A federal judge last week directed National Credit Union Administration (NCUA) and Royal Bank of Scotland (RBS) to begin negotiations aimed at settling NCUA’s $629 million claims over the failure of WesCorp Federal Corporate Union, one of five suits NCUA has filed against Wall Street banks over the sale of risky mortgage-backed securities to corporate credit unions.
The order requires NCUA and the unit of RBS to appear before a retired judicial officer or other private or non-profit dispute resolution body.
The order was signed by U.S. Judge George Wu, who is also presiding over NCUA’s multi-billion dollar suit against executives of WesCorp., the one-time $34 billion corporate.
NCUA, which has also sued RBS in Kansas over MBS sales of U.S. Central Federal Credit Union, claims the sellers and underwriters of the questionable securities made numerous material misrepresentations to WesCorp in the offering documents.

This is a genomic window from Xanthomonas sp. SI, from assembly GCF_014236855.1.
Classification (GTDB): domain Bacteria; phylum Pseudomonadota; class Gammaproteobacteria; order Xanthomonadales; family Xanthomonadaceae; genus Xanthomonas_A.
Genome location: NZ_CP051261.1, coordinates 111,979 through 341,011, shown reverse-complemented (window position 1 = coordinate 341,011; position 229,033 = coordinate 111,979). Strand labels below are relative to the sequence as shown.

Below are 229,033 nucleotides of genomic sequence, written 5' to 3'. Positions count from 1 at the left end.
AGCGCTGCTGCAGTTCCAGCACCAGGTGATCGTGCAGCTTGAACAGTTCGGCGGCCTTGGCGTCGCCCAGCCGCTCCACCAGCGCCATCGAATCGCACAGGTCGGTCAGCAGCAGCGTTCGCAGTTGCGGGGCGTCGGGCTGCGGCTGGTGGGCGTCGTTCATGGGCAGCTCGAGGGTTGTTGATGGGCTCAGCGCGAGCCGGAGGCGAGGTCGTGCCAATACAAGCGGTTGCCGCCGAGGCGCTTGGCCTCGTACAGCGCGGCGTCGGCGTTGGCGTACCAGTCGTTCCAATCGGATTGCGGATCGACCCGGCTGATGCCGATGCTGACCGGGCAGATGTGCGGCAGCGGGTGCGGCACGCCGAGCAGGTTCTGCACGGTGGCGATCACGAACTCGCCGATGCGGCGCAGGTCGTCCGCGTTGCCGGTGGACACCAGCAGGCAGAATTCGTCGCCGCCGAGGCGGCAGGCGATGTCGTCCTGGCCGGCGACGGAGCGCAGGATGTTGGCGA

These misrepresentations caused WesCorp to believe the risk of loss associated with the investment was minimal, when in fact the risk was substantial.
The MBS experienced dramatic, unprecedented declines in value, effectively rendering WesCorp insolvent. The combined suits are the culmination of lengthy investigations into the circumstances surrounding the purchases of these securities.
NCUA has also filed suit against JPMorgan Chase, Goldman Sachs and Wachovia, now a unit of Wells Fargo, for their alleged roles in the failures of the corporates. The agency has reached separate out-of-court settlements on similar charges against Citigroup and UBS.
The failure of WesCorp is projected to cost as much as $7 billion to resolve. The U.S. Central failure is projected to cost another $5 billion. The costs are being paid by all 7,200 federally insured credit unions through annual payments assessed by NCUA.